In 2009, Javier Escobar was injured in an auto accident that caused him to undergo extensive medical care at the Santa Clara Valley Medical Center - a hospital owned and operated by the County of Santa Clara (the “County”). Escobar later sued the other parties to the accident and was awarded $5.6 million. The County asserted a lien of approximately $1.25 million, which Escobar disputed on the grounds that it exceeded the reasonable value of the treatment, as established by the Workers' Compensation Appeals Board. With the dispute of the lien value ongoing, the underlying tortfeasor issued a check for the lien amount that was payable to both Santa Clara County and Escobar. Escobar refused to endorse the check over to the County, preventing the County from receiving payment. The County subsequently sued Escobar and the tortfeasor. The tortfeasor demurred on the grounds that it had issued checks to satisfy the judgment, and that it should not be a party to a dispute between Escobar and the County. The trial court sustained the demurrer, and an appeal by the County followed – captioned County of Santa Clara v. Escobar (2016) No. H038121.
On January 29, 2016, the California Court of Appeal, Sixth District, held that - at least when the lien holder is a government entity - it is improper for a tortfeasor to punt the issue of payment on the lien by issuing a single check to both claimants. The Court advised that the proper procedure would be for the conflicted tortfeasor to interplead the funds and allow the trial court to reach a determination as to the appropriate allocation of funds. Otherwise, the tortfeasor could face direct litigation from the lien holder.
Government Code Section 23004.1 provides that counties, which pay for medical treatment for a party injured by the tortfeasors “shall have a right to recover from said third person the reasonable value of the care and treatment so furnished or to be furnished, or shall, as to this right, be subrogated to any right or claim that the injured or diseased person.... In the event that the injured person, his guardian, personal representative, estate, survivors, or either of them brings an action for damages against the third person who is liable for the injury or disease, the county’s right of action shall abate during the pendency of such action, and continue as a first lien against any judgment recovered by the injured or diseased person, his guardian, personal representative, estate, or survivors, against the third person who is liable for the injury or disease….” After parsing the language of the statute, the Court of Appeal held that the law did not limit the County from asserting a claim against Escobar. Instead, it was permitted to directly sue the tortfeasor to recover the money that the tortfeasor had already paid out.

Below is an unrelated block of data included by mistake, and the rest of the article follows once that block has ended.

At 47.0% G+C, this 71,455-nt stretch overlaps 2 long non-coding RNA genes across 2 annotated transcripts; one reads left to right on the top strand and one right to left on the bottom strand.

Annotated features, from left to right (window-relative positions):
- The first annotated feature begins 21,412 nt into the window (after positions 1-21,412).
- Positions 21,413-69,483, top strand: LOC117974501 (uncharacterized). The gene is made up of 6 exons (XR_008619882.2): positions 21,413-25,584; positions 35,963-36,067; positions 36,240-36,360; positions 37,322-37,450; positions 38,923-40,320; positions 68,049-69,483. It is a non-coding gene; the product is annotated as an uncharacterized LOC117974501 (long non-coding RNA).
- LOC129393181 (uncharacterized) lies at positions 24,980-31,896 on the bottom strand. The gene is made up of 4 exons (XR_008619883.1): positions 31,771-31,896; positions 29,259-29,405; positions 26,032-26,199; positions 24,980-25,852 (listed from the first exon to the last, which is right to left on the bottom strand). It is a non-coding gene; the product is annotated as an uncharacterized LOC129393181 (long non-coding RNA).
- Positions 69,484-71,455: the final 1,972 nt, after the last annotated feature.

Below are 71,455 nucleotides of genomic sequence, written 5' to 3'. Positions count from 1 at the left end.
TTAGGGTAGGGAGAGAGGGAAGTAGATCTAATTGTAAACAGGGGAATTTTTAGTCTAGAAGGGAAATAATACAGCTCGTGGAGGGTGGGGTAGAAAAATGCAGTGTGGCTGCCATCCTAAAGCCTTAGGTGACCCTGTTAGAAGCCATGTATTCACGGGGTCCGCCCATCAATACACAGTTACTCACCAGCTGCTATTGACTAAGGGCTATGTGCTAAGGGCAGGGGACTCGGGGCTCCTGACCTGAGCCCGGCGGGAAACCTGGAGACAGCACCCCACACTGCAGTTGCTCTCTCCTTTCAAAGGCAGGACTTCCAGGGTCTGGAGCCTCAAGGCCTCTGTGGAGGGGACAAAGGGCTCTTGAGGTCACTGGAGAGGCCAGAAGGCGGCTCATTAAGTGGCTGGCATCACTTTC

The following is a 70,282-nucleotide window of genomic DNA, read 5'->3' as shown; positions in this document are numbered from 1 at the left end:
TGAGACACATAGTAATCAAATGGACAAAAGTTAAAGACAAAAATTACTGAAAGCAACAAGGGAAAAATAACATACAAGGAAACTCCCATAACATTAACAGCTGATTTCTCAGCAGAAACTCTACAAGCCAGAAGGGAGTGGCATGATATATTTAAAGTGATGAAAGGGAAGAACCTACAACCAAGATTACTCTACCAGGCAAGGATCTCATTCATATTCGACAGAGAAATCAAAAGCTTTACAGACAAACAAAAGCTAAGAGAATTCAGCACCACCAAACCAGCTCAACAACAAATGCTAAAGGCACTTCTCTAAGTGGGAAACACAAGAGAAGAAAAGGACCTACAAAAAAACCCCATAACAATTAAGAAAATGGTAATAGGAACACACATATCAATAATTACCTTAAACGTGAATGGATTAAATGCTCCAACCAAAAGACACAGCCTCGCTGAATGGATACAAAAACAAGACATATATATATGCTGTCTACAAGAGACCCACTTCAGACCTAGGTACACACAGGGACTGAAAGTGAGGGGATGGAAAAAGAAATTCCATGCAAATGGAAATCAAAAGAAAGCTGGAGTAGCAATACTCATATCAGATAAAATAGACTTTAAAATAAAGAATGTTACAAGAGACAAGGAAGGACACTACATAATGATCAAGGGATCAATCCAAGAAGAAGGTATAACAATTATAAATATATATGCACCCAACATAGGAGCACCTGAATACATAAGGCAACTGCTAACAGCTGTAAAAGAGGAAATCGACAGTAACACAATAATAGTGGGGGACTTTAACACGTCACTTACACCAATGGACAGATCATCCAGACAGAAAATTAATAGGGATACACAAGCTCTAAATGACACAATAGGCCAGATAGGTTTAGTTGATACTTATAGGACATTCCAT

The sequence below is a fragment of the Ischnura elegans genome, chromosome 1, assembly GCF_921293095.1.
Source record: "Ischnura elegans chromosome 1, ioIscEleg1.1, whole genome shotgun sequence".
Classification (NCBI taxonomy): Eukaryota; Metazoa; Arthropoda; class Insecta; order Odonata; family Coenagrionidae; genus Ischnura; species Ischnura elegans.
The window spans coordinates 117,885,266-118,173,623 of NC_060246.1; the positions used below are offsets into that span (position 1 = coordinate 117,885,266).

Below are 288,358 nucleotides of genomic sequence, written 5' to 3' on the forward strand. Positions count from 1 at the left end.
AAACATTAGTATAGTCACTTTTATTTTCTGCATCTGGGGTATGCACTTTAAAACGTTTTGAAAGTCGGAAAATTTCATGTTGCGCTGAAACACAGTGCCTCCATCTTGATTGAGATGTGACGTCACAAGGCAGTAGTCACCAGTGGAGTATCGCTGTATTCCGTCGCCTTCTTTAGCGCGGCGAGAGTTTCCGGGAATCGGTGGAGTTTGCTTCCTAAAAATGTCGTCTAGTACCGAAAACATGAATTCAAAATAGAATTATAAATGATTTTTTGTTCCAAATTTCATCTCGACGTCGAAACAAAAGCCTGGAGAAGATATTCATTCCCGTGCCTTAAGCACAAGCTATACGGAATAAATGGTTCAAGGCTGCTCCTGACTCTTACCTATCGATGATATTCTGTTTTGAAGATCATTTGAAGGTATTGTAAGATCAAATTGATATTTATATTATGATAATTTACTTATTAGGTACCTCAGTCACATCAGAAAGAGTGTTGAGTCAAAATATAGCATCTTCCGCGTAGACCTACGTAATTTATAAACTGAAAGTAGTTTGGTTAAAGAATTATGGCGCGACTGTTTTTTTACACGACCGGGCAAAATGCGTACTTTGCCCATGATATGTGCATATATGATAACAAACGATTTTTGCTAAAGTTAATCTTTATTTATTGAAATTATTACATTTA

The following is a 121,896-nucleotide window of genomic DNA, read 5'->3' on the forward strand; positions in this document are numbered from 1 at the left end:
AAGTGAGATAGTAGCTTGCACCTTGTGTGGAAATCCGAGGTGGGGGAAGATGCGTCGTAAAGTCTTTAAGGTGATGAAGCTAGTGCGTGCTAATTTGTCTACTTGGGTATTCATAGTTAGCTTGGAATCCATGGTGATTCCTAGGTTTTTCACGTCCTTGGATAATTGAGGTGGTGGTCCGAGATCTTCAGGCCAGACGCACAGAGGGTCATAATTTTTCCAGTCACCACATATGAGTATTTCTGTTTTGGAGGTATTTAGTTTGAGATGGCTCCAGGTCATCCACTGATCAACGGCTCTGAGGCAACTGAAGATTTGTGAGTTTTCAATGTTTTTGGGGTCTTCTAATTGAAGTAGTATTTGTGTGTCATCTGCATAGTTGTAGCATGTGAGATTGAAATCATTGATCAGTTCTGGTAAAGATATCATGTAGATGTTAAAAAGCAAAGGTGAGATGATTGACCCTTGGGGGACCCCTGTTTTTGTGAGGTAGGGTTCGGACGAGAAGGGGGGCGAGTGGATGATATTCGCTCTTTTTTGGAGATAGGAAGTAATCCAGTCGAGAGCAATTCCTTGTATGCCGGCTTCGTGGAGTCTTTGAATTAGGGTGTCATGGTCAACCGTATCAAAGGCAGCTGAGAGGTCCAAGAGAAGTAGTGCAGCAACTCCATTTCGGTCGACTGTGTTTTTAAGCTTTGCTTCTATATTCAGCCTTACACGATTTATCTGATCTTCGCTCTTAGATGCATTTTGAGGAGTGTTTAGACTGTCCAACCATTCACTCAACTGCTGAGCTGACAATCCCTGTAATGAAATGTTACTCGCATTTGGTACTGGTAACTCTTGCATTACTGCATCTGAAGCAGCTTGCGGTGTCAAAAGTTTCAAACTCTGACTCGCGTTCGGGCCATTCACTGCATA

Although the case, and the underlying law, is particular to government entities holding liens, it can be instructive for all cases. While the Court of Appeal advised that the funds be interpleaded when lien amounts cannot be agreed upon, this is rarely necessary because a consensus is usually reached regarding lien values. In those instances, best practices dictate that each lien holder be issued a separate check for its share of a settlement or judgment. This takes the onus for cooperation and division away from the plaintiff, and allows the defendant to control its own circumstances by assuring that all interested parties receive payment - and most importantly, sign releases.